Open Door Policy: Sacramento Happy With Plan For 30 MLS Teams
Sacramento is "overjoyed" at MLS' announcement last week that will likely grant USL club Sacramento Republic FC an expansion slot, as the belief is that "soccer is about to become the next big thing in American sports," according to Bizjak, Kasler & Moleski of the SACRAMENTO BEE. Film producer and Sacramento Republic investor Matt Alvarez said of possibly joining MLS, "We look at this like we are getting in early. ... It has an upward trajectory, and its audience is much younger (than other sports). And we are excited by the way MLS fans are consuming the game on their mobile devices." The $200M expansion fee for joining MLS "speaks volumes about the league's progress." When Sacramento Republic's original investors "began knocking on MLS' door five years ago," the entry fee was about $70M. Less than 25 years removed from its first season, MLS "still badly trails other U.S. professional sports as a business." The league's television deal pays a reported $90M a year. MLS "survives in part on a business model built around centralization and cost containment." Investors "don't own their teams; they own a share of the league." Players are "under contract to MLS, not the teams." Critics have said that this system "starves MLS of marquee players and hurts its standing among the elite international leagues." At the same time, MLS' "growth has been undeniable" (SACRAMENTO BEE, 4/22).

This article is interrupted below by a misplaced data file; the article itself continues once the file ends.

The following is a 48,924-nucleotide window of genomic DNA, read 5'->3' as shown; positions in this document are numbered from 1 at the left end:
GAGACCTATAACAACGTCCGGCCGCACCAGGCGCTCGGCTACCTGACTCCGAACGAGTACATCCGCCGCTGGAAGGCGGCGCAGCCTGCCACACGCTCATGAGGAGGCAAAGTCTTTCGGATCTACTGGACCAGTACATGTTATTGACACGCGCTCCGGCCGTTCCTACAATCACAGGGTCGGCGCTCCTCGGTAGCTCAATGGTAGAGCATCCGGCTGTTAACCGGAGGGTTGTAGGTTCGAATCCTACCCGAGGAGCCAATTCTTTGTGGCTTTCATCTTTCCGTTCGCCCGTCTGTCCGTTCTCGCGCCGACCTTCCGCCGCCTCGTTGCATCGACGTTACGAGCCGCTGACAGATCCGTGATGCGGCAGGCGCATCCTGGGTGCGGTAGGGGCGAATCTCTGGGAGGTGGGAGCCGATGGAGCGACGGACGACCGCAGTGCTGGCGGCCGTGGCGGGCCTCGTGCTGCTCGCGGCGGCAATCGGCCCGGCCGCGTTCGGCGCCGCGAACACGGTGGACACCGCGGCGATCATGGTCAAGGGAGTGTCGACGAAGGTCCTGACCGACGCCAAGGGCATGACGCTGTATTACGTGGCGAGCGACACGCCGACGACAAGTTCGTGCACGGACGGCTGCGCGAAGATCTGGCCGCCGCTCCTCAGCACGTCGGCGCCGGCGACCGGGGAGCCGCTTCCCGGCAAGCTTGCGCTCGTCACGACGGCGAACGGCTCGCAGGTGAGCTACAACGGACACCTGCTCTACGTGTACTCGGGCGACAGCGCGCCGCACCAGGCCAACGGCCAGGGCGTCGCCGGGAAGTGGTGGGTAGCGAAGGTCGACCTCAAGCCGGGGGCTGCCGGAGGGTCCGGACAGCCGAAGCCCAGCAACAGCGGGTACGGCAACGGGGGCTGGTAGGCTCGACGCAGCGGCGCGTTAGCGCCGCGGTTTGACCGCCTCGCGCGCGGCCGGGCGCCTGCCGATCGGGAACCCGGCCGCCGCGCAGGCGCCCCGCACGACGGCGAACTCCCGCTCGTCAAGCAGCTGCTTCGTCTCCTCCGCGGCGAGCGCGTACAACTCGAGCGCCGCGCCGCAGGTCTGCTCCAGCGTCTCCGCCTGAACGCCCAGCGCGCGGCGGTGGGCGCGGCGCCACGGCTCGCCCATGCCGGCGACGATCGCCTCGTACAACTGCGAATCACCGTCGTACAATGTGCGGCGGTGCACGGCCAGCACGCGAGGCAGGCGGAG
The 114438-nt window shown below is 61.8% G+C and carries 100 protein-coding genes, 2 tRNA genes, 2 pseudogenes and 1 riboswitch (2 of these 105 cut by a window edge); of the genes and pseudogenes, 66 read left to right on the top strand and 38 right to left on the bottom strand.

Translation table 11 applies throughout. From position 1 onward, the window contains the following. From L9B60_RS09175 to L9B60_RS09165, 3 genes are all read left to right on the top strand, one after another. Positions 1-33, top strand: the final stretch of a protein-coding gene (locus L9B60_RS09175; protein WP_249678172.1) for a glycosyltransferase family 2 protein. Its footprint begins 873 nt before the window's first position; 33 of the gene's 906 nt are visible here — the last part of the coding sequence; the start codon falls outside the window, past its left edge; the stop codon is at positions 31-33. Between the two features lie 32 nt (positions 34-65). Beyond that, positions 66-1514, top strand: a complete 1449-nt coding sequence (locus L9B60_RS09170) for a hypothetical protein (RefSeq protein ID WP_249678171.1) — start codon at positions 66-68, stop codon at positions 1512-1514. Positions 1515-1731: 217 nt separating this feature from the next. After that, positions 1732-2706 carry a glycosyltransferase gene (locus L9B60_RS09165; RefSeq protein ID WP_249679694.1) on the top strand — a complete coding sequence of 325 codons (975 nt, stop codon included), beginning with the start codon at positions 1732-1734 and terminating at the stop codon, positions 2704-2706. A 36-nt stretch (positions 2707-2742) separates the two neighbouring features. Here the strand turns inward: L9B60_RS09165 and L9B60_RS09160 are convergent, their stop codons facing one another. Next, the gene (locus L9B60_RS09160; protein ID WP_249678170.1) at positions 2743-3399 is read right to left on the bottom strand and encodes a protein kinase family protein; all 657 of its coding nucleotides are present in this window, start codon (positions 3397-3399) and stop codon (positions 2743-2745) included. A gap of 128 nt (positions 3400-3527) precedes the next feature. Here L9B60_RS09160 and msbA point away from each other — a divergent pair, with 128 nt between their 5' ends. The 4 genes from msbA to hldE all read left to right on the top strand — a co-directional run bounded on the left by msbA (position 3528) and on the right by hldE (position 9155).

CAROLINA IN MY MIND: In Charlotte, Peralta & Rodrigue noted MLS' announcement Thursday that it would look to expand to 30 teams opened the door for a "potential bid" from NFL Panthers Owner David Tepper. In March, Tepper said that the Panthers and MLS have "engaged in consistent discussions about expansion to Charlotte." The Panthers have "launched several exploratory projects over the last two months regarding a possible MLS expansion." The team held a meeting last month to "gauge public interest in a team, and sent a survey to season ticket holders about a potential team name." Tepper has also discussed a "renovated" Bank of America Stadium as the "home field of a Charlotte MLS team" (CHARLOTTE OBSERVER, 4/20).
STUCK IN SECOND-TIER? In Phoenix, Patrick O'Grady wrote with Sacramento and St. Louis "queued up to potentially join" MLS, it could "prove challenging for the group behind" USL club Phoenix Rising FC to land an expansion spot. However, team officials have "met several times" with MLS execs and have "developed plans for a permanent stadium" to replace their temporary facility. Phoenix Rising already "has plans for a 21,000-seat stadium" that could meet MLS requirements (BIZJOURNALS.com, 4/21). In Louisville, Justin Sayers noted after MLS' expansion announcement, USL club Louisville City FC said that it is "focused on" the USL. The back-to-back USL champion has "long maintained" that it would "only jump to join the MLS with the right opportunity" (Louisville COURIER-JOURNAL, 4/20).